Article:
Webinar Highlights: Quoting Higher Rates And Overcoming Rate Restrictions For 2022
Although this topic is always relevant, it is especially important right now for most resorts and for virtually all vacation home rental companies where historically high demand is fueling significant rate increases. Across all segments of lodging, increasingly sophisticated pace tracking and demand projection tools are enabling advancement of revenue management. As Revenue Managers (RMs) have more “levers” than ever before to “pull,” it falls upon the reservations and front desk staff who field calls, email inquiry and in-person conversations to explain historically high rates and confusing “stay restrictions” to today’s savvy consumers. This blog will address tactics for use when fielding to both objections and stay restrictions.
What To Say When Guests Object To Higher Rates
Don’t simply agree with them! Based on what our KTN team hears when we place mystery shop calls and when we score calls recorded in systems like Track Pulse, it’s important to remind your agents to side with the company, not the guest! When guests make comments such as “Wow, I can’t believe how much the rates went up since last time…” do NOT simply agree with them, even though you too might actually be surprised!
Convince yourself that your rates are “worth it” to the callers! Quote all rates with confidence, even if they seem high to you, and trust your RM. Remember that many guests make such comments just to test your reaction. They may be fine with paying the rates quoted, but just making sure they are getting the best deal. Offer to check alternative dates, locations, and/or categories.
Mention the approximate price “per family,” “per couple,” or “per bedroom.” Example: “That would be $3,500 for the week, or about $1,750 for each of the two families.” Or “That runs $398 per night, which is about $200 per couple.”
When repeat guests find that “their” option is already booked, express empathy and apologize. This is the time to go against the “textbook” standard of “NEVER allow dead-air.” Simply pause for a moment for them to process the bad news. Apologize, even though it is not your fault. Then ask questions such as: “Have you ever considered a different (location/type of accommodation)? Those offer a great value.” Or “Are your dates flexible? If you could visit (earlier/later) the rates tend to be lower and the weather is still usually pretty good.” We may ultimately lose some long-term guests. BUT… …we will also gain new customerele who think our rates represent a really good deal!
What To Say When Guests Object To Restrictions
How to explain why rates change. Some callers mention that the rates are significantly higher than they have previously paid for the same (or similar) options. Your first reaction might be to explain that the current rates “go up” when it’s busy, such as “Summer is the busiest time here, so the rates are higher…” A better approach is to explain that “high season rates” are actually the “normal” rates. Rather than raising rates when we are busy, we offer lower rates when it is slower. Example: “Sometimes when our occupancy drops during certain times of the year, we are able to offer lower rates and specials. At this time though our normal (or ‘prevailing’) rates apply.”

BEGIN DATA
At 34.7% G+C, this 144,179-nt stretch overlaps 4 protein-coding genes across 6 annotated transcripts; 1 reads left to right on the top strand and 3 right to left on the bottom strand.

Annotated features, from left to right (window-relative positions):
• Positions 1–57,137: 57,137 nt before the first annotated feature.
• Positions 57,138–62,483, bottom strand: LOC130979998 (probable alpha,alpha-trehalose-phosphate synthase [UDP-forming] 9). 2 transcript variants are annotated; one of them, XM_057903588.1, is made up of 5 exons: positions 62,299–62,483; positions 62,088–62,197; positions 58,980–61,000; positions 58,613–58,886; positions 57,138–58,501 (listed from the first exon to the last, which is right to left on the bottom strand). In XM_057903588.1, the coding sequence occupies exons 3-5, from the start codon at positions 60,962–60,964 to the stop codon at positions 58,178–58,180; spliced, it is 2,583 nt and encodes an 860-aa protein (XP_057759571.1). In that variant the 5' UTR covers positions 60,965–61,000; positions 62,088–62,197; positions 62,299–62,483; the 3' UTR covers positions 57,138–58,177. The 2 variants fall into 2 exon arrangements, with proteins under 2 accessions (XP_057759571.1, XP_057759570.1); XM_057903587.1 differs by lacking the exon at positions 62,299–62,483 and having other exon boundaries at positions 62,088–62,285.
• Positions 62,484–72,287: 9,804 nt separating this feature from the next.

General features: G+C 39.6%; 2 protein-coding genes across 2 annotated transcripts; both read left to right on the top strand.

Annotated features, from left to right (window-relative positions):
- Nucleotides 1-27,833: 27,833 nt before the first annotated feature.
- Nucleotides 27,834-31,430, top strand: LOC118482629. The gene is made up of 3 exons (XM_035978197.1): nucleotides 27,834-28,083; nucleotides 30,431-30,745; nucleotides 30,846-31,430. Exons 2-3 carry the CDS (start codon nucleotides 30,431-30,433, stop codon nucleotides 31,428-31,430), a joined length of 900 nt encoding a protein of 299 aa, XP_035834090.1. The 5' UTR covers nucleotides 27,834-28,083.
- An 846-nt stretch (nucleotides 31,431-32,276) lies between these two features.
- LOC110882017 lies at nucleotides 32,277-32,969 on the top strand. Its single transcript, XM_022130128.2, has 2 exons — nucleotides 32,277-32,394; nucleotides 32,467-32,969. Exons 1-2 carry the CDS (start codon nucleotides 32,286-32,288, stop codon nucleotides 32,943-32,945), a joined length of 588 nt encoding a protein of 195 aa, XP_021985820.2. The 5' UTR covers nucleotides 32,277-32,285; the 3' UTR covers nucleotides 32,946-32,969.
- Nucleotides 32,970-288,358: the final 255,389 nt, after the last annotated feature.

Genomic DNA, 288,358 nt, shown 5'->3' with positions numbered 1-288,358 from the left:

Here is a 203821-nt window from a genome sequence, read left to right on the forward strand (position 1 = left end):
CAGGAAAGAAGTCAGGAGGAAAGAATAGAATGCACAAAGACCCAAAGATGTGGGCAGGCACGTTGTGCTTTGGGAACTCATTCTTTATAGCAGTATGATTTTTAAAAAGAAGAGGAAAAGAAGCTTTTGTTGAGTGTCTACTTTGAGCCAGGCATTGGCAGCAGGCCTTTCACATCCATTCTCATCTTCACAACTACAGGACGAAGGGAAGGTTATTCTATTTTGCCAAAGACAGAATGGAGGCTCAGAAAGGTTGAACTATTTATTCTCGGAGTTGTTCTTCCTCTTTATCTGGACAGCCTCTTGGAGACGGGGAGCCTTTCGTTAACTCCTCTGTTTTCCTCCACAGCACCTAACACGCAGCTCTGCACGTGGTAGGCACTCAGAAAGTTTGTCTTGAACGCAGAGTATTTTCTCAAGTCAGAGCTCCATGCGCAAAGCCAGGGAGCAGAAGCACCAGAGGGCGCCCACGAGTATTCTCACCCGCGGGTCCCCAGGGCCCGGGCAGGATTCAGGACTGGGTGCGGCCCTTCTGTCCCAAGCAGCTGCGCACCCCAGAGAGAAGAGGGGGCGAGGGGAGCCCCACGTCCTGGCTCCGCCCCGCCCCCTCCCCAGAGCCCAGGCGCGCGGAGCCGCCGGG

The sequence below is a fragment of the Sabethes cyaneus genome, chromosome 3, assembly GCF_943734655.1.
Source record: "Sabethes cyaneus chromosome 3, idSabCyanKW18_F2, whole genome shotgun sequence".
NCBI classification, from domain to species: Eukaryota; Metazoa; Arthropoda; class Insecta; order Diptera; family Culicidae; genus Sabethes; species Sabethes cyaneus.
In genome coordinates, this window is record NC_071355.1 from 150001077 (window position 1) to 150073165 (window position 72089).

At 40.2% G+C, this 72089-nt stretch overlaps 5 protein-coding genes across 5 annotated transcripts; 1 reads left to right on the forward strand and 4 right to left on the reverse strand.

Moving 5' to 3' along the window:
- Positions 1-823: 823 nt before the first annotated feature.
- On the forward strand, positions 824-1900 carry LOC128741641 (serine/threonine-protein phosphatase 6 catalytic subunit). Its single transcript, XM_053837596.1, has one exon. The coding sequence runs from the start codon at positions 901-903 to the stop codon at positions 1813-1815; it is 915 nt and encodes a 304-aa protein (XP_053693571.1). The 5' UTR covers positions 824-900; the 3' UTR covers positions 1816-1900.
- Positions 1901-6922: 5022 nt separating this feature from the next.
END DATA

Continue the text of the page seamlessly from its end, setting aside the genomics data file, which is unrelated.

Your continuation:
Explaining why rates go up between their inquiry and their call-back. Example: “When you called previously, we were anticipating it would be slower than usual, so we were temporarily offering a lower rate, but now things are back to normal for this time of year. If they continue to object you might say “Are your dates flexible by chance? (No!) Well then actually this is a wonderful time to visit because…”
Explaining “Mid-Stay Rate Variance.” Some RMs will instruct the reservations sales team to simply quote a flat “per stay” rate and not mention that rates vary for each night, so this tactic is not relevant. However, other RMs want us to also notify guests regarding the specific rate for each night, just in case they later want to shorten their stay. Most agents quote the rates in chronological order, mentioning the lower-rated nights first.
- Example: “For your first two nights (example: Wednesday and Thursday) the rate is $275, and then the rate goes up to $350 per night on the weekend.” Instead, quote higher-rated nights first, even if they fall later in the stay.
- Example: “For the last two nights of the rate of $350 applies, but for the first two nights we can offer you a lower rate of $275.”
Positioning “Shoulder” and “Low Demand” rates as being a good value. This works well when you are quoting rates for any dates that are not during peak demand and is called “rate framing.”
- Example: “The ‘normal’ rate on this one is $350 a night, but for your dates I have can offer you a rate of $275…”
Selling remaining inventory when dates are nearly sold-out. When inventory is limited, odds are that what’s left will be at either the top-end or low-end of the “rate” spectrum. In these situations, avoid saying: “All I have left is…” Instead create urgency, and position what’s left as still being great options: “Fortunately, what I still have at that time is…” Continue on to acknowledge that it might be larger (or smaller) than what they were looking for, or in a different location, or different property type. If you are “downselling,” and the remaining inventory is lower-priced, be sure to point out any “glaring deficiencies” they will immediately notice upon arrival, but also point out what’s “good” about it.
Overcoming objections to minimum stays. First ask: “Are you able to extend your vacation?” If they are not, then say: “The good news is that you could get access to the (immediately upon arrival…” or “You won’t have to worry about an early morning check-out. You can linger longer on your last day of vacation.”